The next thing you should do is pull out your skis and or snowboard and your boots. Is everything in working order. If not you should bring it down to the shop for possible warranty consideration. The warranty guy is amazing. Go to Amber, she’s the best. She will write you up. Brenden is O.K., but his handwriting sucks. Next you should check your edges with your fingernail. If you feel any burrs you should have them sharpened. If the base of your skis and snowboard is a little white you need a wax. You should probably get a wax anyway. Some wax their boards every time they ride. If you want to do it yourself we have everything you need. You can come on down and have one of our expert technicians look at your board or skis and they can tell you what needs to be done. We can test your ski bindings with our electronic binding tester to make sure they are safe. Yes, electronic binding testers are a thing.

The consensus around the shop is that the most important thing for getting ready for the season is snacks. Jen likes to make her own trail mix. Michael is a die hard Clif Bar guy. Chuck likes beef jerky. Andrew likes Milky Way bars, but he warns the structural integrity is not great, so if you fall you will have a mess. So to err on the side of caution he suggest Snickers. The peanuts shore up the rest of the bar. Now if you have read my other blogs you know I am opposed to Snickers. I just don’t like nuts in my candy. There you have it. Some great tips for the start of the season. Oh, and don’t forget to buy a Sno-park pass.

WHAT’S IN YOUR PACK-SURFING

Winter not only graces us with snow on the mountain, but with big waves on the beach. I remember surfing with my friend Arsenio at Shortys in late November. Both of us had lips that had turned blue and we were shivering. We kept looking over at each other saying, “One more wave”. Then a nice overhead wave came towards me. I turned, paddle, paddle, paddle. I felt a sudden rush of speed, the wave picked me up, I popped up and turned left, my hand dragging on the wave. It was awesome. Actually, I “pearled” and ate it hard. Pearling is a surf term where the nose of the board goes under the water when you are trying to catch a wave. it sucks. When I got back outside to Arse in the lineup he looked at me smiling and asked, “One more wave”.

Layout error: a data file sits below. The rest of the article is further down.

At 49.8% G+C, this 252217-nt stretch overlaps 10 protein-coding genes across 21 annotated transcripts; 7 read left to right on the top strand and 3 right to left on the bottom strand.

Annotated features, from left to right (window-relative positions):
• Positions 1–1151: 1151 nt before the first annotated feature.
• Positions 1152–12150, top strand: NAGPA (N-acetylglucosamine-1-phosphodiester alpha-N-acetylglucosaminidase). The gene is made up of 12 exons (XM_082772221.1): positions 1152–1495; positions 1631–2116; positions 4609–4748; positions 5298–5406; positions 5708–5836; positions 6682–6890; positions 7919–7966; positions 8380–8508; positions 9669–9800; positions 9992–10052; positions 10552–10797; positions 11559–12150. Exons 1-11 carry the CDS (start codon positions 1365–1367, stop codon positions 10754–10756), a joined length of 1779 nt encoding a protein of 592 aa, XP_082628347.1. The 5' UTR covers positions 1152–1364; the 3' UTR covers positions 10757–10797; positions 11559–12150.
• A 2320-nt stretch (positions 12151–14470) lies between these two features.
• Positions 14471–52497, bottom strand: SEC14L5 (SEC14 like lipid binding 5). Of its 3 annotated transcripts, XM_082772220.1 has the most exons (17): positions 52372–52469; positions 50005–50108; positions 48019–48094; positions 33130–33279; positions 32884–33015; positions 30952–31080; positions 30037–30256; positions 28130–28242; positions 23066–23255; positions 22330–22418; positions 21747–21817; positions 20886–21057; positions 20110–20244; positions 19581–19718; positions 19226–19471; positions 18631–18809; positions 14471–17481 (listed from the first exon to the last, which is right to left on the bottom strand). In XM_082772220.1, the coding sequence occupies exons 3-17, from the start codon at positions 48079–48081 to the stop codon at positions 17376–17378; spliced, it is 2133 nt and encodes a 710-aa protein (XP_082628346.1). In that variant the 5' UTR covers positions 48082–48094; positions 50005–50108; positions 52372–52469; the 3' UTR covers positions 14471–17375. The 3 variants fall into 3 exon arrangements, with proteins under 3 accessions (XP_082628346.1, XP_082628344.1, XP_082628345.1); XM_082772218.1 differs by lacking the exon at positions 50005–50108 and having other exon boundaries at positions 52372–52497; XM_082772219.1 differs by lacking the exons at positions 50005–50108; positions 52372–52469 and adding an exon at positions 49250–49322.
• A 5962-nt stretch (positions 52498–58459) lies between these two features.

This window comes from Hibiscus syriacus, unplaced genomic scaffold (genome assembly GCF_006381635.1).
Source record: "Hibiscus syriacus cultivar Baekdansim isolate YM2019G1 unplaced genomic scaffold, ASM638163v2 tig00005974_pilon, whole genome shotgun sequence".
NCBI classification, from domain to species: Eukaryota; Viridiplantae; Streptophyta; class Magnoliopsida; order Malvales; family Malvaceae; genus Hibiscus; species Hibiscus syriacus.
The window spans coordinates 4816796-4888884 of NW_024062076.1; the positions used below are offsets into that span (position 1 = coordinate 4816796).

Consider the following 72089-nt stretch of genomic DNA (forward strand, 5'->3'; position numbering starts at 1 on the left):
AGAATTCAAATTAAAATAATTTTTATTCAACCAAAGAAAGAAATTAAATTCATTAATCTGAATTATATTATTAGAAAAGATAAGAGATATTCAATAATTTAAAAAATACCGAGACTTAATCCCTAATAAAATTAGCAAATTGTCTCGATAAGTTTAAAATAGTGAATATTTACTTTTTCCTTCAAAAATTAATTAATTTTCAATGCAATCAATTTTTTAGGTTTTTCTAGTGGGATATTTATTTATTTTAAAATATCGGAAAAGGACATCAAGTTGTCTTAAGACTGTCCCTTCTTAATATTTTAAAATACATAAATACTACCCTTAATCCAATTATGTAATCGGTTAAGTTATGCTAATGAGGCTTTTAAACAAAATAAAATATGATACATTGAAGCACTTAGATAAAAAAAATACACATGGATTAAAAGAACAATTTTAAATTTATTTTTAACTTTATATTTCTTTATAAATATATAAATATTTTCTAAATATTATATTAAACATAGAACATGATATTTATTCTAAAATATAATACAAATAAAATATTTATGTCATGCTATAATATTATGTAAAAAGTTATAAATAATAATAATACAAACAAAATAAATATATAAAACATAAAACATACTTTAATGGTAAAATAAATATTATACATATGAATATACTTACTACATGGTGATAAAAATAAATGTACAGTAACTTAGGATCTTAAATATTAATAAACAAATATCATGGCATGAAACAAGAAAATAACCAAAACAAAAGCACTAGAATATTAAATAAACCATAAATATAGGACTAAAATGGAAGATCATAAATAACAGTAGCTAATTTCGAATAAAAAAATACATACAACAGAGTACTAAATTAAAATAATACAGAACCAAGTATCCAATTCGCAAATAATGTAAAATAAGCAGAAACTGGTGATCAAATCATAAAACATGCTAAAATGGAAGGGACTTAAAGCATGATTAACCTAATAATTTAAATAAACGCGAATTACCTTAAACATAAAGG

If you plan on hitting some big surf this winter these are some things you might consider. First you need a pack. The Creatures Of Leisure Dry Lite Voyager 2.0 Pack is a good one. It’s got a compartment to keep your wetsuit from getting everything else in you pack wet. The Dakine Cinch Mat Bag is another good idea. You can change on it, keeping sand out of your wetsuit and booties, and if you don’t have a pack with a waterproof compartment the Cinch Mat Bag doubles as one. The average temperature of the ocean off the Oregon coast in winter is 45 degrees fahrenheit so you will definitely need some booties and gloves.

Of course you need a good beanie for when you get out of the water. A warm noggin is alway a great comfort. Always have extra fin keys on you. You need them for your fins of course, but you will find it’s a nice little tool to have with you in a pinch. An extra leash is a must. If you snap one, it does happen, then your day of fun is over. Wax is very important. Traction on your board is imperative. Michael, one of our surfers, likes Sticky Bumps. I grew up on Mr. Zogs Sex Wax. My favorite is strawberry then the grape. I just love the way they smell. Willy, one of our surfers, taught me a great trick. He puts a bar of his favorite wax under his seat in the summer. It melts and his truck smells great all year. And last, but definitely not least, you need a good water bottle. You get mighty thirsty after tasting the sea all day long. Sol, another one of our surfers, told me he likes to drink ice cold chocolate milk after a surf session. A great idea. I’ll have to try it.